What the client hears is that things can wait, because if it really needed doing then wouldn’t the vet just tell me clearly to get on with it?

If this recommendation isn’t made clearly, the client may assume that things are OK and since that’s the case they will go for the easy, cheap or safe option of reviewing things in the future. Or in low cost/commitment scenarios (like choosing parasite treatments) the client will often choose the middle option simply because they don’t want to look cheap.

Neither of these options is effective in the dental example and the likely result is that on the next visit to the vet (probably triggered by a vaccine recall letter), the pet will have “sewer mouth” and have suffered avoidable pain and infection.

Choice as abdication of responsibility

Other vets (typically those short on confidence – new graduates are a good example) use choice to subtly force the client to decide, and hence move the responsibility for decision making from vet to owner. How many times do you see “client declined X-rays”, defensively written on the clinical notes. When in reality the client chose a different option based on a poor understanding of the situation because they weren’t given enough guidance. ‘Client declined on cost basis’ and ‘client declined because they didn’t understand’ are not the same thing.

An alternative viewpoint on choice

My viewpoint on choice changed after seeing so many consults where the best option for the pet was not the one delivered.

I now train vets to:

1. Think through the choices then select the one they feel is in the best interests of the pet’s health. 2. Make a single recommendation of this plan. 3. Use persuasive language that makes it clear what the plan is and just as importantly, why this action is necessary.

If, after some discussion, the client does not want to follow this option then that’s OK. You are not going to convince everyone. Some will always be unable or unwilling to follow your advice. In that case, you can respectfully move on to plan B or plan C.

Much of the time though, this step down isn’t required when you do a good job of presenting plan A.

Choice and the veterinary “police”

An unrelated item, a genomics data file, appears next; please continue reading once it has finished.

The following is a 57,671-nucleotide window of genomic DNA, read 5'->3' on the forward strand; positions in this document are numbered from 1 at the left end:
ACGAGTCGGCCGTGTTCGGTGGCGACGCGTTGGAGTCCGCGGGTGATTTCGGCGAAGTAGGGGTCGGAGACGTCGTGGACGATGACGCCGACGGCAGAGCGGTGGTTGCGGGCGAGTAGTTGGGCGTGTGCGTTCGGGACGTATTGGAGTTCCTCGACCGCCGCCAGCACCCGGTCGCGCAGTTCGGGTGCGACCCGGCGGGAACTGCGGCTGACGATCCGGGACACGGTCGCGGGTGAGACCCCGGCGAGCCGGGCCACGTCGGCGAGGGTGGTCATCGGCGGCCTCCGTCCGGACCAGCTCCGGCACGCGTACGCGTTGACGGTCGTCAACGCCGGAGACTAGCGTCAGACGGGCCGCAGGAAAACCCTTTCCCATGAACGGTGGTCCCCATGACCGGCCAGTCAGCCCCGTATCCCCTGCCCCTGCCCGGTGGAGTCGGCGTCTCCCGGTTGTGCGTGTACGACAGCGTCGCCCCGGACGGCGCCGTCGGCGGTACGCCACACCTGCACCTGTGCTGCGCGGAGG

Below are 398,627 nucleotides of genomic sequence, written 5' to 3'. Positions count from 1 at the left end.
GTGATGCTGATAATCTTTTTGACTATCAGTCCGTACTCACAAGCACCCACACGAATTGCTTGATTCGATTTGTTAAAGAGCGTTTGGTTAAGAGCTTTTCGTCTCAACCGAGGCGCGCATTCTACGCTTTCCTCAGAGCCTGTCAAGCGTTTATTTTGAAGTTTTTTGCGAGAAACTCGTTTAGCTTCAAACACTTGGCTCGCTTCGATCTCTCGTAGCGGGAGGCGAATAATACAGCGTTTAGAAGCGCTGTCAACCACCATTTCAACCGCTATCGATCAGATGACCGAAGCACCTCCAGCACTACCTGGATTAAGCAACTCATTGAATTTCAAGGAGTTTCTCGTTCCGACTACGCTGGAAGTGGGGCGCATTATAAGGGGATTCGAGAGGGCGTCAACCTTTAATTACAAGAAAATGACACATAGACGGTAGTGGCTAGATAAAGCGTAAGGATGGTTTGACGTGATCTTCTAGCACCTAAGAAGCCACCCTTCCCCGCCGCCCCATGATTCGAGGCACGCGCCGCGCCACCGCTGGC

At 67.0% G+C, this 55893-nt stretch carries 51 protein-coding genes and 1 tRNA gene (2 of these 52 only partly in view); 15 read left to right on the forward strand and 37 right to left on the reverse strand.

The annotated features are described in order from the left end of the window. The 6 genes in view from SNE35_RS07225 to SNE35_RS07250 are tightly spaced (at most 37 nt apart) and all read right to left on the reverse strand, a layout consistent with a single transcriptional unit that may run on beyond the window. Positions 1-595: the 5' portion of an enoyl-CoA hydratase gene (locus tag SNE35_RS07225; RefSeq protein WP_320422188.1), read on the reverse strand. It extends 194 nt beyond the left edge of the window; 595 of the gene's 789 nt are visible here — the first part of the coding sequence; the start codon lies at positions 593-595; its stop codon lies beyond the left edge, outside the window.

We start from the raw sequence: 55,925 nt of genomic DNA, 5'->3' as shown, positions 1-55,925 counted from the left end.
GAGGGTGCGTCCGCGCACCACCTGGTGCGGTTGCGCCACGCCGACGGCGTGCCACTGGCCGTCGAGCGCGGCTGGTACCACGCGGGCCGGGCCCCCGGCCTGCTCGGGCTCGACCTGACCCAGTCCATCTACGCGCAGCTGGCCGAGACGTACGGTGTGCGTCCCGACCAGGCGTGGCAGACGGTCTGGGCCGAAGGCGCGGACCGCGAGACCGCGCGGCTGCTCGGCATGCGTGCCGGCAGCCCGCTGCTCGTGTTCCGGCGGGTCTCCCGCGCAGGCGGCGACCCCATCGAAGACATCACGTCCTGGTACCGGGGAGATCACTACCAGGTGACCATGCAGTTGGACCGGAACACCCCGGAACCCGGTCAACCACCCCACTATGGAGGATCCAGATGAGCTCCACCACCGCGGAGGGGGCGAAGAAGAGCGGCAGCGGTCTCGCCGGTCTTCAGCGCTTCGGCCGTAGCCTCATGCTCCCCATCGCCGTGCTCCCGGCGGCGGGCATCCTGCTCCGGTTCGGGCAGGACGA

“But the college/board say we must offer options” you howl. Yes, they do, and I’m not advocating reducing those options, merely presenting them in a way that makes it clear which option you believe (in your highly qualified, professional opinion) is in their pet’s best interest.

That’s not limiting choice, merely reframing it. No-one one is going to leave your consult room without a plan. It’s just that more of them will have a good plan that helps their pet stay well or get better ASAP.

The win-win of persuasive communication

Vets are typically very honest, extremely hard working, committed to their patients and thoroughly altruistic. All of which are awesome characteristics to be admired and encouraged.

Further, we spend years honing our clinical skills but then lament the fact that clients never seem to do what we want. All the while blaming clients and getting in a funk about this repeating cycle.

My recommendation for you is to spend some of that time and energy on getting good at the softer skills. Take a class in presentation skills. Get a coach. Read books. Educate yourself on the skills of effective persuasion and negotiation. Do these things and watch three awesome things start to happen.

1. Your will form deeper more trusting bonds with your clients.

2. You will get busier and hence have the chance to accelerate your clinical development.

3. You will generate more income for you and your practice.

What’s not to like?

So, next time you get in the exam room, what’s it gonna be? Same old style, or something new? The choice is yours.

If you'd like some help with training or coaching your team in how to get more out of their time in the exam room please get in touch about how I can help. Have a great day.

Dr D.